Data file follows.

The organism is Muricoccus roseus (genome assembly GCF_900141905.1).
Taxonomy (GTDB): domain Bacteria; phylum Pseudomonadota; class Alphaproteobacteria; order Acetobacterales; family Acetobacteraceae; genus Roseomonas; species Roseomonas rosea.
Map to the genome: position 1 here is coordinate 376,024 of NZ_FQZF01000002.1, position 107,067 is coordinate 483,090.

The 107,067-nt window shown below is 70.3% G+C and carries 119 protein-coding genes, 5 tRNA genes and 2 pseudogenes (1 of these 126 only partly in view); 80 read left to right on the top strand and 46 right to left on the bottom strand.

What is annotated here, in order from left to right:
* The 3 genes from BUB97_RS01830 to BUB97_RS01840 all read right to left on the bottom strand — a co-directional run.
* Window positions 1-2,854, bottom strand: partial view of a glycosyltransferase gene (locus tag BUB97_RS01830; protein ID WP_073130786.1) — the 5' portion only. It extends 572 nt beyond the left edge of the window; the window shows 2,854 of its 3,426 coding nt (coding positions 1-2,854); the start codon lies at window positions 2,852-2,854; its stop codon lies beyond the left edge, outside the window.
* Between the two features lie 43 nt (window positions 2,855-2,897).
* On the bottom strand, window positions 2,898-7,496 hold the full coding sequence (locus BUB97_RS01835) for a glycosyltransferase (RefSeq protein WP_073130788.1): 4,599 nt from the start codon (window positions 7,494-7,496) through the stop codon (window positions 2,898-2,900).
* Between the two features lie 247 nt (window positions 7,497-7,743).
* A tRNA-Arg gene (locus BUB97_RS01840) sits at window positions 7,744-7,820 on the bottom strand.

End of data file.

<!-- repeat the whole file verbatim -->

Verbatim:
The organism is Muricoccus roseus (genome assembly GCF_900141905.1).
Taxonomy (GTDB): domain Bacteria; phylum Pseudomonadota; class Alphaproteobacteria; order Acetobacterales; family Acetobacteraceae; genus Roseomonas; species Roseomonas rosea.
Map to the genome: position 1 here is coordinate 376,024 of NZ_FQZF01000002.1, position 107,067 is coordinate 483,090.

The 107,067-nt window shown below is 70.3% G+C and carries 119 protein-coding genes, 5 tRNA genes and 2 pseudogenes (1 of these 126 only partly in view); 80 read left to right on the top strand and 46 right to left on the bottom strand.

What is annotated here, in order from left to right:
* The 3 genes from BUB97_RS01830 to BUB97_RS01840 all read right to left on the bottom strand — a co-directional run.
* Window positions 1-2,854, bottom strand: partial view of a glycosyltransferase gene (locus tag BUB97_RS01830; protein ID WP_073130786.1) — the 5' portion only. It extends 572 nt beyond the left edge of the window; the window shows 2,854 of its 3,426 coding nt (coding positions 1-2,854); the start codon lies at window positions 2,852-2,854; its stop codon lies beyond the left edge, outside the window.
* Between the two features lie 43 nt (window positions 2,855-2,897).
* On the bottom strand, window positions 2,898-7,496 hold the full coding sequence (locus BUB97_RS01835) for a glycosyltransferase (RefSeq protein WP_073130788.1): 4,599 nt from the start codon (window positions 7,494-7,496) through the stop codon (window positions 2,898-2,900).
* Between the two features lie 247 nt (window positions 7,497-7,743).
* A tRNA-Arg gene (locus BUB97_RS01840) sits at window positions 7,744-7,820 on the bottom strand.